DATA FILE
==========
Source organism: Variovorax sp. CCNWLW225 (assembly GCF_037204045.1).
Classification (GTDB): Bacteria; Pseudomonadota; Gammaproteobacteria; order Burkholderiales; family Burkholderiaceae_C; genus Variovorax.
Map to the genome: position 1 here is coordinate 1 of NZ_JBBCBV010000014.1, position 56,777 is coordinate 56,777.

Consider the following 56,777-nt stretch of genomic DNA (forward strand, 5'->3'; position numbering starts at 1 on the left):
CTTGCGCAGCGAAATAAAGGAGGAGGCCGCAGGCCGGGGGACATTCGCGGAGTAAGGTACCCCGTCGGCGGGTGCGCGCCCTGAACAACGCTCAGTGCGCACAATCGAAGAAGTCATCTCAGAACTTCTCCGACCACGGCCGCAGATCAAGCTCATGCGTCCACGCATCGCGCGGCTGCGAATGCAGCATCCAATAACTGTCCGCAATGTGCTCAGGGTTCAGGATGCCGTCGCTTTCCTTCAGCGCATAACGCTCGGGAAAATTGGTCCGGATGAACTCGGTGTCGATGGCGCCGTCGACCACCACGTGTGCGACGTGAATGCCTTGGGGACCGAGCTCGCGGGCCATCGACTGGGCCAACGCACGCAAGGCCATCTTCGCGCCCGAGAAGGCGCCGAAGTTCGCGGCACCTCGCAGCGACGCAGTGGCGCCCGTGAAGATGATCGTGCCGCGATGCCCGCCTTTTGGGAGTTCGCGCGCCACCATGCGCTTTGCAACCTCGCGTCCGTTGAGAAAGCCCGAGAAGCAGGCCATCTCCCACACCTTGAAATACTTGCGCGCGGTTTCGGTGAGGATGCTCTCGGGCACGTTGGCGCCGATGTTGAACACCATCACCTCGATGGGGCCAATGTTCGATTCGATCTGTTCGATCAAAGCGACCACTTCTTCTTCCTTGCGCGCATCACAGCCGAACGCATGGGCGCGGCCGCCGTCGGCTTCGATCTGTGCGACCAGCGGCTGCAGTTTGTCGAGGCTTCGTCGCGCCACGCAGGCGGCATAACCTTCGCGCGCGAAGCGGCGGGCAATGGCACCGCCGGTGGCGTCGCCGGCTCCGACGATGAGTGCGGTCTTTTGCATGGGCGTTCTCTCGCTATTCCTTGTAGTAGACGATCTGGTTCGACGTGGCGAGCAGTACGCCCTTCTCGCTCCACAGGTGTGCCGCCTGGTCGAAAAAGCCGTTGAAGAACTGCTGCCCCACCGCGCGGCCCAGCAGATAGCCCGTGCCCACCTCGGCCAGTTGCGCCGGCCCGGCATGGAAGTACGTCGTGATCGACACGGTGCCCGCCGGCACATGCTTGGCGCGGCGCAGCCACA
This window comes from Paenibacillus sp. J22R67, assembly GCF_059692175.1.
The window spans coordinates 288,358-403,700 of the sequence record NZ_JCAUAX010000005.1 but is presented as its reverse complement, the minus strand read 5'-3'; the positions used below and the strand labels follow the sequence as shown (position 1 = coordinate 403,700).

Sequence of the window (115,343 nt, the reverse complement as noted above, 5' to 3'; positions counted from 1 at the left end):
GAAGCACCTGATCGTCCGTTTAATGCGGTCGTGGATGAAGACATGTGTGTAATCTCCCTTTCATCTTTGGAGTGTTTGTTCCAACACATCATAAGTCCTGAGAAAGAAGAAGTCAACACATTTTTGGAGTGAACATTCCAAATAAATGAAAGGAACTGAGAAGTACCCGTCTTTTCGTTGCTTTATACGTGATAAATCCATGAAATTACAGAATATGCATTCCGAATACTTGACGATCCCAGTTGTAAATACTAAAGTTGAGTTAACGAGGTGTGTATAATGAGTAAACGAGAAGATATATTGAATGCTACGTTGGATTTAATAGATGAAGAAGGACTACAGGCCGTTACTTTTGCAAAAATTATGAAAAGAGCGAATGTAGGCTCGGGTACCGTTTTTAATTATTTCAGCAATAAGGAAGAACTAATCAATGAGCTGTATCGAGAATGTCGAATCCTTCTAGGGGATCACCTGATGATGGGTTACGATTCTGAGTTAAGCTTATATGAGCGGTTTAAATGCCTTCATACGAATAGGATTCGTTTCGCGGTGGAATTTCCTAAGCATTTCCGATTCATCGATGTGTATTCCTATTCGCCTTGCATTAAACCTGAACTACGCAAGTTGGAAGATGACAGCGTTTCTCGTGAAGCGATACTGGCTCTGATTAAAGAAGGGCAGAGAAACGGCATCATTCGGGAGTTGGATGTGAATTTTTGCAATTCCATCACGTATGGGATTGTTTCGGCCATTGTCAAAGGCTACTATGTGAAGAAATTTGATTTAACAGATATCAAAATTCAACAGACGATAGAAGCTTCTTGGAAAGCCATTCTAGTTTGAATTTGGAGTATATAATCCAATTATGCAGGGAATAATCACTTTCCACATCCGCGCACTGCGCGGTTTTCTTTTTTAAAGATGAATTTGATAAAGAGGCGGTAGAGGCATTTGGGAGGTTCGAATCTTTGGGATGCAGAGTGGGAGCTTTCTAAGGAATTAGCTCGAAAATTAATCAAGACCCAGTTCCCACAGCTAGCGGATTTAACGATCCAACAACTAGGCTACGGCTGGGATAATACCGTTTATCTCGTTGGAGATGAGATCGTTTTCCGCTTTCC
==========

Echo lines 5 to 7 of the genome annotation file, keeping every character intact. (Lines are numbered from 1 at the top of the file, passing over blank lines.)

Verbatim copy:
CTTGCGCAGCGAAATAAAGGAGGAGGCCGCAGGCCGGGGGACATTCGCGGAGTAAGGTACCCCGTCGGCGGGTGCGCGCCCTGAACAACGCTCAGTGCGCACAATCGAAGAAGTCATCTCAGAACTTCTCCGACCACGGCCGCAGATCAAGCTCATGCGTCCACGCATCGCGCGGCTGCGAATGCAGCATCCAATAACTGTCCGCAATGTGCTCAGGGTTCAGGATGCCGTCGCTTTCCTTCAGCGCATAACGCTCGGGAAAATTGGTCCGGATGAACTCGGTGTCGATGGCGCCGTCGACCACCACGTGTGCGACGTGAATGCCTTGGGGACCGAGCTCGCGGGCCATCGACTGGGCCAACGCACGCAAGGCCATCTTCGCGCCCGAGAAGGCGCCGAAGTTCGCGGCACCTCGCAGCGACGCAGTGGCGCCCGTGAAGATGATCGTGCCGCGATGCCCGCCTTTTGGGAGTTCGCGCGCCACCATGCGCTTTGCAACCTCGCGTCCGTTGAGAAAGCCCGAGAAGCAGGCCATCTCCCACACCTTGAAATACTTGCGCGCGGTTTCGGTGAGGATGCTCTCGGGCACGTTGGCGCCGATGTTGAACACCATCACCTCGATGGGGCCAATGTTCGATTCGATCTGTTCGATCAAAGCGACCACTTCTTCTTCCTTGCGCGCATCACAGCCGAACGCATGGGCGCGGCCGCCGTCGGCTTCGATCTGTGCGACCAGCGGCTGCAGTTTGTCGAGGCTTCGTCGCGCCACGCAGGCGGCATAACCTTCGCGCGCGAAGCGGCGGGCAATGGCACCGCCGGTGGCGTCGCCGGCTCCGACGATGAGTGCGGTCTTTTGCATGGGCGTTCTCTCGCTATTCCTTGTAGTAGACGATCTGGTTCGACGTGGCGAGCAGTACGCCCTTCTCGCTCCACAGGTGTGCCGCCTGGTCGAAAAAGCCGTTGAAGAACTGCTGCCCCACCGCGCGGCCCAGCAGATAGCCCGTGCCCACCTCGGCCAGTTGCGCCGGCCCGGCATGGAAGTACGTCGTGATCGACACGGTGCCCGCCGGCACATGCTTGGCGCGGCGCAGCCACA
This window comes from Paenibacillus sp. J22R67, assembly GCF_059692175.1.
The window spans coordinates 288,358-403,700 of the sequence record NZ_JCAUAX010000005.1 but is presented as its reverse complement, the minus strand read 5'-3'; the positions used below and the strand labels follow the sequence as shown (position 1 = coordinate 403,700).